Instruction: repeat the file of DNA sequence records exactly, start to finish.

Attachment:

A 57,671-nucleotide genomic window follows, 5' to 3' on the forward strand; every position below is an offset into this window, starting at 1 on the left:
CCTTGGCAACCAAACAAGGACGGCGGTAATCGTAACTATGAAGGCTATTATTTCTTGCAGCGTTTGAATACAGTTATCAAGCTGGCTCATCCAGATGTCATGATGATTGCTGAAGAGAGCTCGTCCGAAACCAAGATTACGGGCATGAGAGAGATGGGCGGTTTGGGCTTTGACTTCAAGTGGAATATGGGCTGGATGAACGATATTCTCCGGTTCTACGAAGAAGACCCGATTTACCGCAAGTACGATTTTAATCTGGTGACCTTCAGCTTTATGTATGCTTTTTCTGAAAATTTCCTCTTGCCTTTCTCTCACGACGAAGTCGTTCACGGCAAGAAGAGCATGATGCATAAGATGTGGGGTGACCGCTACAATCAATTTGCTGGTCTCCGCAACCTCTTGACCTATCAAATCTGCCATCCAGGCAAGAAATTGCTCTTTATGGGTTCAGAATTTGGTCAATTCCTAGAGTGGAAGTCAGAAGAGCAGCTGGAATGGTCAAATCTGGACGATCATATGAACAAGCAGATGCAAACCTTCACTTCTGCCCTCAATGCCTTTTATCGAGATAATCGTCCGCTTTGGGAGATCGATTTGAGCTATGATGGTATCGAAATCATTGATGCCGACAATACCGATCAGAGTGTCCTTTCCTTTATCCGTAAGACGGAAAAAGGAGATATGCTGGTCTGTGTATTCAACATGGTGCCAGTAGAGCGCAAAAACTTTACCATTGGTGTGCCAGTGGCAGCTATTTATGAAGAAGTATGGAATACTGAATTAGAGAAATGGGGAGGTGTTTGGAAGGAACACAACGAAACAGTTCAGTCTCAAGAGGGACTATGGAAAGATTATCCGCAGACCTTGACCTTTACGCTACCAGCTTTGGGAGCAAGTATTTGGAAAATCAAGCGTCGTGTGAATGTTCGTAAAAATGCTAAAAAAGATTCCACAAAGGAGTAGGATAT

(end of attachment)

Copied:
A 57,671-nucleotide genomic window follows, 5' to 3' on the forward strand; every position below is an offset into this window, starting at 1 on the left:
CCTTGGCAACCAAACAAGGACGGCGGTAATCGTAACTATGAAGGCTATTATTTCTTGCAGCGTTTGAATACAGTTATCAAGCTGGCTCATCCAGATGTCATGATGATTGCTGAAGAGAGCTCGTCCGAAACCAAGATTACGGGCATGAGAGAGATGGGCGGTTTGGGCTTTGACTTCAAGTGGAATATGGGCTGGATGAACGATATTCTCCGGTTCTACGAAGAAGACCCGATTTACCGCAAGTACGATTTTAATCTGGTGACCTTCAGCTTTATGTATGCTTTTTCTGAAAATTTCCTCTTGCCTTTCTCTCACGACGAAGTCGTTCACGGCAAGAAGAGCATGATGCATAAGATGTGGGGTGACCGCTACAATCAATTTGCTGGTCTCCGCAACCTCTTGACCTATCAAATCTGCCATCCAGGCAAGAAATTGCTCTTTATGGGTTCAGAATTTGGTCAATTCCTAGAGTGGAAGTCAGAAGAGCAGCTGGAATGGTCAAATCTGGACGATCATATGAACAAGCAGATGCAAACCTTCACTTCTGCCCTCAATGCCTTTTATCGAGATAATCGTCCGCTTTGGGAGATCGATTTGAGCTATGATGGTATCGAAATCATTGATGCCGACAATACCGATCAGAGTGTCCTTTCCTTTATCCGTAAGACGGAAAAAGGAGATATGCTGGTCTGTGTATTCAACATGGTGCCAGTAGAGCGCAAAAACTTTACCATTGGTGTGCCAGTGGCAGCTATTTATGAAGAAGTATGGAATACTGAATTAGAGAAATGGGGAGGTGTTTGGAAGGAACACAACGAAACAGTTCAGTCTCAAGAGGGACTATGGAAAGATTATCCGCAGACCTTGACCTTTACGCTACCAGCTTTGGGAGCAAGTATTTGGAAAATCAAGCGTCGTGTGAATGTTCGTAAAAATGCTAAAAAAGATTCCACAAAGGAGTAGGATAT